Is it better to be a Chinese Boy or Girl?

This little girl gets toys and attention

In 2003 when we arrived in China for the first time to visit my friends Liz and Doug who were teaching in Chengdu, I have to admit that I was surprised to see girls.  I assumed there would be very few.  I’d seen those cute adopted Chinese girls at home and knew of the Chinese one-child policy.  I thought most female fetuses were aborted and new-born infant girls were sent to orphanages.  But girls were everywhere, and they seemed to be well cared for even the disabled one I saw almost every day near our apartment.

However, a family in China has many reasons for a preference for boys. My ZAFU students tell me that in the past (and the time period is fuzzy), a farmer would be given extra land when a boy was born into a family.  When a girl was born, the family got nothing because she would grow up and leave when she married.  Also the father’s name is carried on by a boy, which is an important consideration for this country that values traditional family ties that go back hundreds of years.    Boys are often stronger than girls, so they are valued to work in the fields.  Even now, males almost always make more money in every career.  The economic impact for parents is an important consideration where until recently older people did not receive any (and even now it is very small) pension or Social Security or Medicare type of support.  The parents had to rely on their sons (the daughters left) to provide for them in their old age.  That is true even today: the parents rely on the son’s support.  One reason that parents drive their children (especially the boys) to get the best education possible is to raise the whole family’s standard of living.  Doctors are not allowed to tell a woman the sex of her fetus to avoid abortions if she finds out the baby will be a girl.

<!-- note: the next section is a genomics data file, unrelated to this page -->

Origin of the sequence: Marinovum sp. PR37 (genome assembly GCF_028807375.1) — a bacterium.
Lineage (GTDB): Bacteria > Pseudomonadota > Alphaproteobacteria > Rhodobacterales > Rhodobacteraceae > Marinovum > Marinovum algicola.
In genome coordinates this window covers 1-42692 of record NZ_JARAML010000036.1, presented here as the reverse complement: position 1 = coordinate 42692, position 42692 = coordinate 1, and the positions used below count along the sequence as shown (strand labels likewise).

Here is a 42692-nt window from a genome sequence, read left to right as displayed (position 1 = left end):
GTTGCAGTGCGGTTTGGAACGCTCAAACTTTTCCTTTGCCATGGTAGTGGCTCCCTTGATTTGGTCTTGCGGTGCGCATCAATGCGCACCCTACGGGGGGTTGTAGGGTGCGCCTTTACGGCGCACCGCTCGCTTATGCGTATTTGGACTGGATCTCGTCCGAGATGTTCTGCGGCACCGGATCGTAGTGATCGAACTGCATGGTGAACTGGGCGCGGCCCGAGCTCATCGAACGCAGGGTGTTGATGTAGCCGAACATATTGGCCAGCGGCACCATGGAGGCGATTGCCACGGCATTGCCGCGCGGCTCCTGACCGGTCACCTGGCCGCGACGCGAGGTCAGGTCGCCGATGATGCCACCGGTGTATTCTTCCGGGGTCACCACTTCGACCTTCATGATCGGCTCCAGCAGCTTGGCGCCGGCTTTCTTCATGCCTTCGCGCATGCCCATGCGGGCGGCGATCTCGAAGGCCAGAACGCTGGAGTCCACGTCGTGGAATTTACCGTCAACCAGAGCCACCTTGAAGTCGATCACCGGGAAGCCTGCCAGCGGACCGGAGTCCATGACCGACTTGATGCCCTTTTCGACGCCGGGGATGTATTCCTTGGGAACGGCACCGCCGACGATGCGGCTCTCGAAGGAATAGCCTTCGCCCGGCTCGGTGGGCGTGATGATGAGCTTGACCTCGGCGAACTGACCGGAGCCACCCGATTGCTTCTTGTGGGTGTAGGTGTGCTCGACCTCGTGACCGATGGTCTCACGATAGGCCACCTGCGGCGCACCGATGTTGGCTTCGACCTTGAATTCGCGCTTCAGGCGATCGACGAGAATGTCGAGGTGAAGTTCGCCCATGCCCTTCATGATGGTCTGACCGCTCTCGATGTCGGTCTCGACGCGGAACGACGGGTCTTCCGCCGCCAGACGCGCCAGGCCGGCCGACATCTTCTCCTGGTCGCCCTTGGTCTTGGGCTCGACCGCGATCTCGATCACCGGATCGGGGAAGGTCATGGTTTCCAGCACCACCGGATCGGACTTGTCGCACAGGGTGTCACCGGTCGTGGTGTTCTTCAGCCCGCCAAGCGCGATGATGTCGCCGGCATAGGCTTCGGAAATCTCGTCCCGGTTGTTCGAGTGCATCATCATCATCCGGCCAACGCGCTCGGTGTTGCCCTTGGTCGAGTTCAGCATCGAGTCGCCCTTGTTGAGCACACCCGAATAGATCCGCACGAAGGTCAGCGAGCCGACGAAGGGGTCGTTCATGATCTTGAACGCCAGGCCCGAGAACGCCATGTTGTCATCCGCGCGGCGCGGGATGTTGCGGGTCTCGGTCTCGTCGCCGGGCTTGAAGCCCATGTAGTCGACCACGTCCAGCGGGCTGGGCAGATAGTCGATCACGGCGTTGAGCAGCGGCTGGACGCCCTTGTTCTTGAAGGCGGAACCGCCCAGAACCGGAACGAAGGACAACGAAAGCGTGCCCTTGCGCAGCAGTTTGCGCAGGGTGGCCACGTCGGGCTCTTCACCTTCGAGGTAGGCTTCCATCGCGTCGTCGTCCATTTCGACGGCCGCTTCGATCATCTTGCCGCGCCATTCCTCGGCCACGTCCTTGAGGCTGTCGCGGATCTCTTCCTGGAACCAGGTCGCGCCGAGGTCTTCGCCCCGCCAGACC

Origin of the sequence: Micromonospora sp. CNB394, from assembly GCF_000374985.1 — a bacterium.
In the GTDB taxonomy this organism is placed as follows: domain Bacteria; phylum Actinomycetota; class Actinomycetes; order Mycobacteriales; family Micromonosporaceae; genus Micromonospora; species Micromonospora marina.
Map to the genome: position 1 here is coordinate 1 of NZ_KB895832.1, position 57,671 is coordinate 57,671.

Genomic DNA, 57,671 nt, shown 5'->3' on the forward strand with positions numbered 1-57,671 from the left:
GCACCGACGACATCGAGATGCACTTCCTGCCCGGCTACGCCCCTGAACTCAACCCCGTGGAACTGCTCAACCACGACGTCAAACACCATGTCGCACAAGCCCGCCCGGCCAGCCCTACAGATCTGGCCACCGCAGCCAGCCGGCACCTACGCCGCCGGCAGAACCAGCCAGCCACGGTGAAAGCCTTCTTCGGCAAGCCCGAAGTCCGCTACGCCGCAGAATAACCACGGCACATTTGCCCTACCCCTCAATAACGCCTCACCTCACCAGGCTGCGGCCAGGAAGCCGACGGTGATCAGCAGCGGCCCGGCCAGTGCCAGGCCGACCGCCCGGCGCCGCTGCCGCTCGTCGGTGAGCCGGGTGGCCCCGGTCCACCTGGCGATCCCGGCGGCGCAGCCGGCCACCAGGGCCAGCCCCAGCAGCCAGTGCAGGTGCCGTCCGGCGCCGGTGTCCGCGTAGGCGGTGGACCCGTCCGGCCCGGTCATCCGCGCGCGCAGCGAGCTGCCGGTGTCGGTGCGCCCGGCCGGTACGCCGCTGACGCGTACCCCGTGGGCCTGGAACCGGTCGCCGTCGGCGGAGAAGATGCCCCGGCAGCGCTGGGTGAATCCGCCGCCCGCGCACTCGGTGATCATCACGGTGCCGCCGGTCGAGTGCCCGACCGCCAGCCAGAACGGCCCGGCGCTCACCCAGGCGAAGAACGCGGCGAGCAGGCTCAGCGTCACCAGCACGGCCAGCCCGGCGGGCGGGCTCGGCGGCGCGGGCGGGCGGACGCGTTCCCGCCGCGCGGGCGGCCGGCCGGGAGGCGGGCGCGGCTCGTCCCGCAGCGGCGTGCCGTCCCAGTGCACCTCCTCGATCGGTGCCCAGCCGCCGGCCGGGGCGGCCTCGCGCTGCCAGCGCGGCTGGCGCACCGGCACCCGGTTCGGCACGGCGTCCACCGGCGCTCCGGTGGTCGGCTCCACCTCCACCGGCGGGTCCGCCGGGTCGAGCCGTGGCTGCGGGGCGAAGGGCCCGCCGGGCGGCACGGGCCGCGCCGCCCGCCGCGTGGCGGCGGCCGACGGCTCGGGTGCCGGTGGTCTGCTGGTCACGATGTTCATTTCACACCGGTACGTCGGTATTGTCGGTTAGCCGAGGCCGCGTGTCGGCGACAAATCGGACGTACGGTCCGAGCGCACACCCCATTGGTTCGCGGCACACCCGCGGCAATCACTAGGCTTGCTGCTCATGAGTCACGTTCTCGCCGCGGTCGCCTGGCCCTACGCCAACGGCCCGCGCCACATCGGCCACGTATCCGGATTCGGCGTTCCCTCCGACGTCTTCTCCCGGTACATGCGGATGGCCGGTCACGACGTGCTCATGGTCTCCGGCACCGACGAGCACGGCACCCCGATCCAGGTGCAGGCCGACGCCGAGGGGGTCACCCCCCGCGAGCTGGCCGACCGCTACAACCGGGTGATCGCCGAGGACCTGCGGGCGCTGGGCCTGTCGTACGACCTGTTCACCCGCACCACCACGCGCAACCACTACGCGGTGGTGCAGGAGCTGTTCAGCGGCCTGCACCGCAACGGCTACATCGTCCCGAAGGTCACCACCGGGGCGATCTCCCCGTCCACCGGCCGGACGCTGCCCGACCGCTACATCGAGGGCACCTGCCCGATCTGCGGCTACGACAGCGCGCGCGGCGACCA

He is loved

Of the one-child policy, Wikepedia says, (sorry Ellen I know this isn’t the best source, but I can’t access the UHMC Library),

The Chinese government estimates that it had three to four hundred million fewer people in 2008 with the one-child policy, than it would have had otherwise.[29][30] Chinese authorities thus consider the policy as a great success in helping to implement China’s current economic growth. The reduction in the fertility rate and thus population growth has reduced the severity of problems that come with overpopulation, like epidemics, slums, overwhelmed social services (such as health, education, law enforcement), and strain on the ecosystem from abuse of fertile land and production of high volumes of waste. Even with the one-child policy in place, however, “China still has one million more births than deaths every five weeks.”[30]I

One negative consequence of this policy is what is called the “4-2-1 Problem,” which means one adult child being left responsible for supporting two parents and four grandparents. Now the Chinese government is adjusting its policy to allow couples to have two children if each parent is from a single-child family especially if they live in the lower population areas such as Zhejiang Province.

However from the beginning, exceptions to the policy have been allowed.  It applied mainly to the 92% of ethnic Han Chinese.  But the 55 other ethnic groups who are minorities were allowed to have more than one child.  The 24-year-old Uighur student we know here at the university, Rahman, has three siblings.  Farmers too were allowed to have a second child if the first was a girl and the couple waited four years before having the second baby.  For the farmers the idea was that the couple needed the physical labor of the son.  My student Mickey, whose parents are farmers, has an older sister, but his mother and father had him when his sister was only two and so lost a year’s salary and all their furniture, but that was o.k. he says because he was a boy.  The government fines have varied according to the family’s income, the region’s quota for new births, and a variety of other considerations, so the penalties have not been consistent, and some regions have more multiple-children families than others.  Although the government doesn’t say this, I wonder if allowing the minorities more children helps pacify the unrest among the ethnic groups who experience prejudice.  Does it also serve to keep ethnic minorities in poverty since the wealth they do manage to acquire would need to be shared among the children?